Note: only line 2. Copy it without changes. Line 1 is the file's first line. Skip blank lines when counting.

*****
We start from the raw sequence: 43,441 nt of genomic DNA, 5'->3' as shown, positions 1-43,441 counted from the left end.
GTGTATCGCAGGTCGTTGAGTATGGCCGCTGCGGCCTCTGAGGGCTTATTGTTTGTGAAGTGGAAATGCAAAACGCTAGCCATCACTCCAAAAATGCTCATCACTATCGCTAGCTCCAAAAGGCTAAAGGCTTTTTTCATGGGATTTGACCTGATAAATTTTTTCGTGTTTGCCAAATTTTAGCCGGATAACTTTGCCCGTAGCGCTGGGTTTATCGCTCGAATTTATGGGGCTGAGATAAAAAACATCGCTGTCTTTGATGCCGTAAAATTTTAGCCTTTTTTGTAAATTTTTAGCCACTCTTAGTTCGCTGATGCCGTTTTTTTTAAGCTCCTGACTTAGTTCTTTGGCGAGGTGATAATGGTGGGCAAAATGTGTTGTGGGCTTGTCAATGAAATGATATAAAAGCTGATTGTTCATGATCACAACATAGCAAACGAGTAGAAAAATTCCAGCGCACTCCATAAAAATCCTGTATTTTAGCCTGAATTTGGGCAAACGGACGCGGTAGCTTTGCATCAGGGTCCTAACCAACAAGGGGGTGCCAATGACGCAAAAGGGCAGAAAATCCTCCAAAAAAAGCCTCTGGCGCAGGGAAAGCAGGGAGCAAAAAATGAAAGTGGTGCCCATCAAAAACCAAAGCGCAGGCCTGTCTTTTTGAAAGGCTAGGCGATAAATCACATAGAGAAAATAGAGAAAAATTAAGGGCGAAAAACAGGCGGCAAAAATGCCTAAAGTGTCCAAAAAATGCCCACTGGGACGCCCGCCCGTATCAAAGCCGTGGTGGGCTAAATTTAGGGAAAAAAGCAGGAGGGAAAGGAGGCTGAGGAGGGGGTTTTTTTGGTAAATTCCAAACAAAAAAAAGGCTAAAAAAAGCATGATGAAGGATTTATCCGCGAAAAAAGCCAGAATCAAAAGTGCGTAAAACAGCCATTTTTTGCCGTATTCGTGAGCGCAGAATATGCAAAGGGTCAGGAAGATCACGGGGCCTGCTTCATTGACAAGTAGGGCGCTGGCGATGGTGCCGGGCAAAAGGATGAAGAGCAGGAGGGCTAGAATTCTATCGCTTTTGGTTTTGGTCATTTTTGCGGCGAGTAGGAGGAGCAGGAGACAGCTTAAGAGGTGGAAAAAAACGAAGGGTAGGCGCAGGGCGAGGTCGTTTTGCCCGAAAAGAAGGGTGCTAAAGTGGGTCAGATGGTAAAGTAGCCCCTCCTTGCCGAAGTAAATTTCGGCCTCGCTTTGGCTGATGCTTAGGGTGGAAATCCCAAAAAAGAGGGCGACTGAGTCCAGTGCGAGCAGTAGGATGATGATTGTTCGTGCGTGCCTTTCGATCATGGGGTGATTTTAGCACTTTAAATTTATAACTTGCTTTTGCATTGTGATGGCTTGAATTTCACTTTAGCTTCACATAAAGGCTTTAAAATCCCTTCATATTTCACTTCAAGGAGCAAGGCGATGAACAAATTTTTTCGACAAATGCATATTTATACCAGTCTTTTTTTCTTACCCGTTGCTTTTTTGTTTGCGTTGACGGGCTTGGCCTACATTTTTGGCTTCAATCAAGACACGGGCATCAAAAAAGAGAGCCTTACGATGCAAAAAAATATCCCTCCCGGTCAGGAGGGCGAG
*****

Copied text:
GTGTATCGCAGGTCGTTGAGTATGGCCGCTGCGGCCTCTGAGGGCTTATTGTTTGTGAAGTGGAAATGCAAAACGCTAGCCATCACTCCAAAAATGCTCATCACTATCGCTAGCTCCAAAAGGCTAAAGGCTTTTTTCATGGGATTTGACCTGATAAATTTTTTCGTGTTTGCCAAATTTTAGCCGGATAACTTTGCCCGTAGCGCTGGGTTTATCGCTCGAATTTATGGGGCTGAGATAAAAAACATCGCTGTCTTTGATGCCGTAAAATTTTAGCCTTTTTTGTAAATTTTTAGCCACTCTTAGTTCGCTGATGCCGTTTTTTTTAAGCTCCTGACTTAGTTCTTTGGCGAGGTGATAATGGTGGGCAAAATGTGTTGTGGGCTTGTCAATGAAATGATATAAAAGCTGATTGTTCATGATCACAACATAGCAAACGAGTAGAAAAATTCCAGCGCACTCCATAAAAATCCTGTATTTTAGCCTGAATTTGGGCAAACGGACGCGGTAGCTTTGCATCAGGGTCCTAACCAACAAGGGGGTGCCAATGACGCAAAAGGGCAGAAAATCCTCCAAAAAAAGCCTCTGGCGCAGGGAAAGCAGGGAGCAAAAAATGAAAGTGGTGCCCATCAAAAACCAAAGCGCAGGCCTGTCTTTTTGAAAGGCTAGGCGATAAATCACATAGAGAAAATAGAGAAAAATTAAGGGCGAAAAACAGGCGGCAAAAATGCCTAAAGTGTCCAAAAAATGCCCACTGGGACGCCCGCCCGTATCAAAGCCGTGGTGGGCTAAATTTAGGGAAAAAAGCAGGAGGGAAAGGAGGCTGAGGAGGGGGTTTTTTTGGTAAATTCCAAACAAAAAAAAGGCTAAAAAAAGCATGATGAAGGATTTATCCGCGAAAAAAGCCAGAATCAAAAGTGCGTAAAACAGCCATTTTTTGCCGTATTCGTGAGCGCAGAATATGCAAAGGGTCAGGAAGATCACGGGGCCTGCTTCATTGACAAGTAGGGCGCTGGCGATGGTGCCGGGCAAAAGGATGAAGAGCAGGAGGGCTAGAATTCTATCGCTTTTGGTTTTGGTCATTTTTGCGGCGAGTAGGAGGAGCAGGAGACAGCTTAAGAGGTGGAAAAAAACGAAGGGTAGGCGCAGGGCGAGGTCGTTTTGCCCGAAAAGAAGGGTGCTAAAGTGGGTCAGATGGTAAAGTAGCCCCTCCTTGCCGAAGTAAATTTCGGCCTCGCTTTGGCTGATGCTTAGGGTGGAAATCCCAAAAAAGAGGGCGACTGAGTCCAGTGCGAGCAGTAGGATGATGATTGTTCGTGCGTGCCTTTCGATCATGGGGTGATTTTAGCACTTTAAATTTATAACTTGCTTTTGCATTGTGATGGCTTGAATTTCACTTTAGCTTCACATAAAGGCTTTAAAATCCCTTCATATTTCACTTCAAGGAGCAAGGCGATGAACAAATTTTTTCGACAAATGCATATTTATACCAGTCTTTTTTTCTTACCCGTTGCTTTTTTGTTTGCGTTGACGGGCTTGGCCTACATTTTTGGCTTCAATCAAGACACGGGCATCAAAAAAGAGAGCCTTACGATGCAAAAAAATATCCCTCCCGGTCAGGAGGGCGAG